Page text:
Penn State Health will host an online educational session for the community on cancer health disparities in the Hispanic/Latino/LatinX populations. The event is part of the health system’s recognition of National Hispanic Heritage Month Sept. 15-Oct. 15, honoring the cultures and contributions of both Hispanic and Latino Americans:

  • Inclusion Academy “Dimensions of Diversity: Cancer Health Disparities in Pennsylvania, Focusing on Latino/Hispanic/LatinX Populations”
  • Thursday, Sept. 22
  • 4−5 p.m.
  • Speakers:
    • Eugene Lengerich, professor of Public Health Sciences and associate director for Health Disparities and Engagement at Penn State Cancer Institute
  • Register
  • Email questions and requests for disability accommodations

“From the health care perspective, Hispanic Heritage Month should emphasize the commitment that any health care provider must make to grant equal access as well as respectful and equitable services to any person regardless of their culture, faith or diverse backgrounds,” says Hector Ortiz, program manager for Penn State Health’s Office for Diversity, Equity and Inclusion.

For its employees, Penn State Health is hosting a session on using cultural connections and traditional knowledge to improve health-related quality of life for Hispanic/Latino/LatinX populations.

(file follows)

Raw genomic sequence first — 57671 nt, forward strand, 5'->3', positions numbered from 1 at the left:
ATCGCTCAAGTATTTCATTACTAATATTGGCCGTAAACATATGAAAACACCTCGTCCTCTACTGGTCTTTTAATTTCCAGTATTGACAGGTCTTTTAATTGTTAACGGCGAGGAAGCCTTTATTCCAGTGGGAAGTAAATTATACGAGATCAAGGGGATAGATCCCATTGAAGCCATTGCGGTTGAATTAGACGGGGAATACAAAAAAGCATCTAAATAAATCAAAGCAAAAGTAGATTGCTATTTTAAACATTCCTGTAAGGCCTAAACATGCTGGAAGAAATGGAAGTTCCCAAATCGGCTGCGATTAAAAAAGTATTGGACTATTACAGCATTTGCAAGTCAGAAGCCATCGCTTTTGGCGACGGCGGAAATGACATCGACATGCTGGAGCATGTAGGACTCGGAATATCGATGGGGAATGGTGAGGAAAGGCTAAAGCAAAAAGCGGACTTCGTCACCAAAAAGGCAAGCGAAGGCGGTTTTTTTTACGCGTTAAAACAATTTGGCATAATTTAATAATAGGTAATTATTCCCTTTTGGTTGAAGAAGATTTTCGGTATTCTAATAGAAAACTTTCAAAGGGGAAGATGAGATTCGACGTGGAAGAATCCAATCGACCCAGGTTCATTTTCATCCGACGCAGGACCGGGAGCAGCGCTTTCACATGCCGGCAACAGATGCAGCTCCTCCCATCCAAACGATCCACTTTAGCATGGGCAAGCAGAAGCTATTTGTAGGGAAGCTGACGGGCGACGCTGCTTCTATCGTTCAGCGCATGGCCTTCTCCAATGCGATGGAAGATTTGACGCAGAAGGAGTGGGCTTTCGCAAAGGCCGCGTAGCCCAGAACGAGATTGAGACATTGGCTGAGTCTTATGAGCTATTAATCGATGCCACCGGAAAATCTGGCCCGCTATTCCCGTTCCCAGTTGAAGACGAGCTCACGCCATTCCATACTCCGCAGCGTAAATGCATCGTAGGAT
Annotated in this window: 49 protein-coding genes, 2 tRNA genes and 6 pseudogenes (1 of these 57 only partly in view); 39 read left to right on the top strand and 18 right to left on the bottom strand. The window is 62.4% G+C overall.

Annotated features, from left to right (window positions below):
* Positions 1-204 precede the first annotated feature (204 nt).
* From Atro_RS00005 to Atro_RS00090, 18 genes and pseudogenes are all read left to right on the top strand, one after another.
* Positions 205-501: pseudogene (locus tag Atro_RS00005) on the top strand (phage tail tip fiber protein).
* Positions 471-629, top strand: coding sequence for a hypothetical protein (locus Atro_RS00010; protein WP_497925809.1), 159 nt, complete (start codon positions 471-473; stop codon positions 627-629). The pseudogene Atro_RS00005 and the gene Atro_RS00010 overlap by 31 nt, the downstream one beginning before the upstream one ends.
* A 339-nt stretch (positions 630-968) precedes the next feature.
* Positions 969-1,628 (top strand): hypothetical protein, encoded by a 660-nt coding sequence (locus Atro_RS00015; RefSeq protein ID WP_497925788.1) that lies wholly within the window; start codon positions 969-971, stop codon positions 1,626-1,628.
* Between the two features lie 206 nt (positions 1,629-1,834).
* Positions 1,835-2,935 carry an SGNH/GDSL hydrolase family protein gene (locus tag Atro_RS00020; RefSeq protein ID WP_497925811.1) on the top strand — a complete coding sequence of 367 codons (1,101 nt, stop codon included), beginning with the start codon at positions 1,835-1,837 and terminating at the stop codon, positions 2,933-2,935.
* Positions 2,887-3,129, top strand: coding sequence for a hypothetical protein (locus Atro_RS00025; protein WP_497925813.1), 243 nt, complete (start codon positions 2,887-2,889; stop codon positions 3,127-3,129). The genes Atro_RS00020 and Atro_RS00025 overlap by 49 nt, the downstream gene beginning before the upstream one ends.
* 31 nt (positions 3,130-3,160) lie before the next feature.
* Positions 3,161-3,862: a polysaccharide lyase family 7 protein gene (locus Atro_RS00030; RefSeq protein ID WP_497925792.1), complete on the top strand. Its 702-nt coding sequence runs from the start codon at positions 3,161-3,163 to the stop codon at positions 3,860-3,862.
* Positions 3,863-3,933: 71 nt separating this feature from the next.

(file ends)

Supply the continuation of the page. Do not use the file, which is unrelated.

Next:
Workforce Champion

Penn State Health’s efforts to enhance diversity and inclusion will be recognized during the 2022 Latino Ball sponsored by Latino Connection on Saturday, Oct. 1. Lynette Chappell-Williams, vice president and chief diversity officer at Penn State Health, will receive the Workforce Champion award, one of three awards that will be presented to central Pennsylvania leaders to recognize their efforts and achievements toward the betterment of their communities.

The theme for 2022’s National Hispanic Heritage Month is “Unidos: Inclusivity for a Stronger Nation.”

About National Hispanic Heritage Month
National Hispanic Heritage Month began as “National Hispanic Heritage Week” on Sept. 15, 1968, under President Lyndon Johnson and was expanded to a month-long observance by President Ronald Reagan in 1988. The date Sept. 15 was chosen because it coincides with the Independence Day celebrations of five Central American nations: Costa Rica, El Salvador, Guatemala, Honduras and Nicaragua, and Mexico celebrates its independence on Sept. 16. Read more about National Hispanic Heritage Month.